Trailer Space Records is putting its own spin on this Saturday's Record Store Day, the annual holiday for indie retailers and music geeks alike. "Fifty percent off if you can shotgun three beers in three minutes in front of us," spouts owner Spot. The sale's indicative of the shop's punk aesthetic and Eastside charm. Since opening in February 2008, Trailer Space has become a hub for the Casual Victim Pile crowd, boasting a few arcade games, a couch for lounging, and inventory acquired exclusively from small distributors and bands. While business has remained relatively steady, the regular in-store appearances keep getting better. The Zoltars perform on Saturday, April 16; followed on Wednesday, April 20, by Trailer Space house band the Golden Boys, Followed by Static, and Shawn David McMillen; and upcoming CD release parties for Elvis (April 22) and the Strange Attractors (April 29). For coveted Record Store Day exclusives, you'll have to hit up one of Austin's other esteemed outlets, like metal sanctuary Encore Records, blues staple Antone's Records, or vinyl emporiums Backspin and Breakaway Records. Eric Johnson signs copies of Up Close at Waterloo Records (3pm) before giving way to the Toadies (5pm), while Apache Dropout bombs End of an Ear (5pm). Plan ahead, start early, and spend accordingly. See www.recordstoreday.com for more details.
13th Floor Elevators, "Wait for My Love" b/w "May the Circle Remain Unbroken" (Snapper)
The Black Angels, Phosgene Nightmare (Blue Horizon)
Big Star, Third [Test Pressing Edition] (Omnivore)
Derek & the Dominos, "Got To Get Better in a Little While" b/w "Layla" (UMe)
Gorillaz, The Fall (Virgin)
Green Day/Hüsker Dü split, "I Don't Want To Know If You Are Lonely" (WBR)
International Submarine Band, Safe at Home (Sundazed)
Mastodon/ZZ Top split, "Just Got Paid" (WBR)
Red Crayola, "Hurricane Fighter Plane" b/w "Pink Stainless Tail" (Snapper)
Television, Live at the Old Waldorf (Rhino)
The biggest little indie band in town, Sounds Under Radio, landed its single "Sing" on American Idol's new commercials. That's thanks in part to the group's new partnership with the MuseBox, the New York-based promotion company/label whose previous clients include MGMT and the Killers. The local alt-rock act drops its EMI-distributed second album, Where My Communist Heart Meets My Capitalist Mind, next month.
Rockabilly punk Nick Curran has postponed his upcoming tour for further surgery to remove a cancerous growth on his tongue. "Just another small bump in the road," he wrote on his Facebook page.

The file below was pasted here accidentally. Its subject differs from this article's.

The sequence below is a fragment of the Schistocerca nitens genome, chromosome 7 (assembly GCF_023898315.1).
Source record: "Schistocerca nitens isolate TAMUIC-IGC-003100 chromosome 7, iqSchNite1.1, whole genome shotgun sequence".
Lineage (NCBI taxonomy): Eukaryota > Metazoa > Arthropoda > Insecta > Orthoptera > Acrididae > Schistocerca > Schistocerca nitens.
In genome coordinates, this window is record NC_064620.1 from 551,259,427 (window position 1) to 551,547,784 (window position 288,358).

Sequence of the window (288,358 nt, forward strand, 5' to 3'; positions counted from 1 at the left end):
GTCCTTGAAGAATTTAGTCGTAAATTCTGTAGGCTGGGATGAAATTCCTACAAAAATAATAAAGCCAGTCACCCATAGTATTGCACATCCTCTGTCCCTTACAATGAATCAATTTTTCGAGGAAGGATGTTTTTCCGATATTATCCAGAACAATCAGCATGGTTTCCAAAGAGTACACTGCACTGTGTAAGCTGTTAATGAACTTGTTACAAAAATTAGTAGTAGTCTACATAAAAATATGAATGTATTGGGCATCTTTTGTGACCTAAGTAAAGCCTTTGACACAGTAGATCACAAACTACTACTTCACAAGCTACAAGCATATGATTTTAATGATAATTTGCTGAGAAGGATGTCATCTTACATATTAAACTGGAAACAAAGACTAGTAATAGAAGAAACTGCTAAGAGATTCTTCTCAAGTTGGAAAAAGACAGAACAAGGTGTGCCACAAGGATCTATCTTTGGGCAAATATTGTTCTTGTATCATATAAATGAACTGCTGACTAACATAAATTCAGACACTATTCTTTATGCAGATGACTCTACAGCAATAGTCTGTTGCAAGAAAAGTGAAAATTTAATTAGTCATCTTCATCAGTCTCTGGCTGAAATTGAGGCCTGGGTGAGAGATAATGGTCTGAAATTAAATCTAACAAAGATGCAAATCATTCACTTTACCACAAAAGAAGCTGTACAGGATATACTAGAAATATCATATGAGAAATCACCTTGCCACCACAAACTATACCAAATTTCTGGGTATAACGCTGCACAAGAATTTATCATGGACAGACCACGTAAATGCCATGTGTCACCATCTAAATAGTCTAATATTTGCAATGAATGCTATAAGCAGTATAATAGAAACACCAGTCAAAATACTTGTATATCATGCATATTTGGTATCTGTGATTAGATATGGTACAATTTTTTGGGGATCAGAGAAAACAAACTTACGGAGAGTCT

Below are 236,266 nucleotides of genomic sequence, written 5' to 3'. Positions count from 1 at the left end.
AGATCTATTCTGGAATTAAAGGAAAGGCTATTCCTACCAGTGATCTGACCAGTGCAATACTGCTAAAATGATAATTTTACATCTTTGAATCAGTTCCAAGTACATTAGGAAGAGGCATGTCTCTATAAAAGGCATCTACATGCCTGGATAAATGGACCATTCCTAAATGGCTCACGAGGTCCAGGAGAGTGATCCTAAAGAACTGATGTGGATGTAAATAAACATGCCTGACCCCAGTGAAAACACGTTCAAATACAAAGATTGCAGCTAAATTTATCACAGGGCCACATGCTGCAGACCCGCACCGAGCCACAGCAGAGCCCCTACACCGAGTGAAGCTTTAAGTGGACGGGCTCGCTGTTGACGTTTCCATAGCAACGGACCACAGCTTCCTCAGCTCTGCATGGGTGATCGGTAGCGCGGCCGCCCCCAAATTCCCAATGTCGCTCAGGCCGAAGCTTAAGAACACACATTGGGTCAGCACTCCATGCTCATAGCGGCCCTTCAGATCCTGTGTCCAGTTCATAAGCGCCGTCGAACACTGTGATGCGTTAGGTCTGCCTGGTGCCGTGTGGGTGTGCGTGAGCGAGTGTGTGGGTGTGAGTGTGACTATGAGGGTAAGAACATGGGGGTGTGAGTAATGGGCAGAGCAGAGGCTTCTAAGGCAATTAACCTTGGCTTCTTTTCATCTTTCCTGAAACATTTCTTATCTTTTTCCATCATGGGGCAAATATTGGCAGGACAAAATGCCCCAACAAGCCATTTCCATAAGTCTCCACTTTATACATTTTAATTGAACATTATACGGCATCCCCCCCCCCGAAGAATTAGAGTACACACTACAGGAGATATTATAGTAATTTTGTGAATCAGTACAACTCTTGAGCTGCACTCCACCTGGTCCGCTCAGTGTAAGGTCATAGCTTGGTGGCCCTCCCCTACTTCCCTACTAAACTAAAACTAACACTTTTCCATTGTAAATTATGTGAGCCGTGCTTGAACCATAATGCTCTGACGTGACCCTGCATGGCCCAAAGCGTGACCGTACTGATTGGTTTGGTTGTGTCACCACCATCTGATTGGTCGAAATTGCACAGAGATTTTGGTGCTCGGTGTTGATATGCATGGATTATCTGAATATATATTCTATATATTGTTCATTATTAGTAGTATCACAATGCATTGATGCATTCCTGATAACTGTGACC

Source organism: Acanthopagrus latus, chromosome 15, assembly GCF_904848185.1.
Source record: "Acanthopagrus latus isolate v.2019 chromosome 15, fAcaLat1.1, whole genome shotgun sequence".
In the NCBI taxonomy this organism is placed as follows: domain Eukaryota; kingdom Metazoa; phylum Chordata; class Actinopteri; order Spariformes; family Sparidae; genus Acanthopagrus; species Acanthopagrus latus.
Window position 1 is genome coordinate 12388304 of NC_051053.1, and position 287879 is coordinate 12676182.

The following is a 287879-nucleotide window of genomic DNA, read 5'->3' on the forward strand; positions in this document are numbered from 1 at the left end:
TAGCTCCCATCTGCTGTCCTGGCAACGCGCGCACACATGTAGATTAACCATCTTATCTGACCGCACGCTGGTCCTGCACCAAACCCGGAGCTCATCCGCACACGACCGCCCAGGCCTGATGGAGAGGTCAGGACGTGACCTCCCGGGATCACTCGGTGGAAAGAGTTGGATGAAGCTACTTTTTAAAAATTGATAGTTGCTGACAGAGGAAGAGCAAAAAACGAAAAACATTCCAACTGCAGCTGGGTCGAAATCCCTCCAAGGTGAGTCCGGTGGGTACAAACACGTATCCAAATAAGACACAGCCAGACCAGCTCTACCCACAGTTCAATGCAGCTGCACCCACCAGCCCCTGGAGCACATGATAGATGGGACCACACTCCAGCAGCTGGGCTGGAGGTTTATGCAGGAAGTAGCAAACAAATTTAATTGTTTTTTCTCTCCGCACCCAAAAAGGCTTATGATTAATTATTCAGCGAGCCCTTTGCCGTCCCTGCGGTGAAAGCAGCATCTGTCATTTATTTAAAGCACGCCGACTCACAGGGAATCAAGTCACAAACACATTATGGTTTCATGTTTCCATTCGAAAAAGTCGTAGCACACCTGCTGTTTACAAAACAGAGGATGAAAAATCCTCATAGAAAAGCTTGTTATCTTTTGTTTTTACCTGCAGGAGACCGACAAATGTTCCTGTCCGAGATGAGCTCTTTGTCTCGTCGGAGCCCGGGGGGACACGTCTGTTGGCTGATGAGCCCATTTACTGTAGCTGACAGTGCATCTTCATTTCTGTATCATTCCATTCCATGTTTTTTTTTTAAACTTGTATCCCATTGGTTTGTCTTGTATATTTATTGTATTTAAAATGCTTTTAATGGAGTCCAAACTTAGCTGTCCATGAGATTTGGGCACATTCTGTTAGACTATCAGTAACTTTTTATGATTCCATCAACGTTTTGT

Daytrotter uploaded a new session by Mike & the Moonpies and added the local honky-tonkers to the final two dates of its annual Barnstormer tour later this month. Other local favorites to visit the influential website's Big Orange studio include Soft Healer, Monahans, Pink Nasty, Crooks, and the Black. Download the free sessions at www.daytrotter.com.
Hot Tracks!!! clients, including Leatherbag, the Gary, Danny Malone, and David Wingo of Ola Podrida, are taking part in a two-stage benefit at Club de Ville on Friday, April 15. All proceeds will be used to help relocate Matthew Smith's recording studio, whose previous facility was condemned by the city last month.
At a press conference on Tuesday, Tavo Hellmund of Full Throttle Productions confirmed that the new Formula One race site will feature a 25,000-capacity open-air live music venue. For more see "Formula One for All," News.
For the first time since its initial release, The Grateful Dead Movie, filmed at a 1974 concert, returns to the big screen with previously unseen interviews with Jerry Garcia on Wednesday, April 20, 7:30pm. Check Film Listings for participating theatres.
The Avett Brothers have canceled their headlining appearance at Old Settler's Music Festival on Friday, due to the birth of Scott Avett's second child. While a venue hasn't been confirmed, unused day passes will be honored at the scheduled makeup show on Oct. 16.
The Chronicle Music staff, affectionately dubbed Double Fantasy, attempt to retain their title at the second annual Mind Over Music trivia challenge at Palm Door on Monday, April 18. Proceeds from general-admission heckling ($15) benefits Grounded in Music.
Copyright © 2021 Austin Chronicle Corporation. All rights reserved.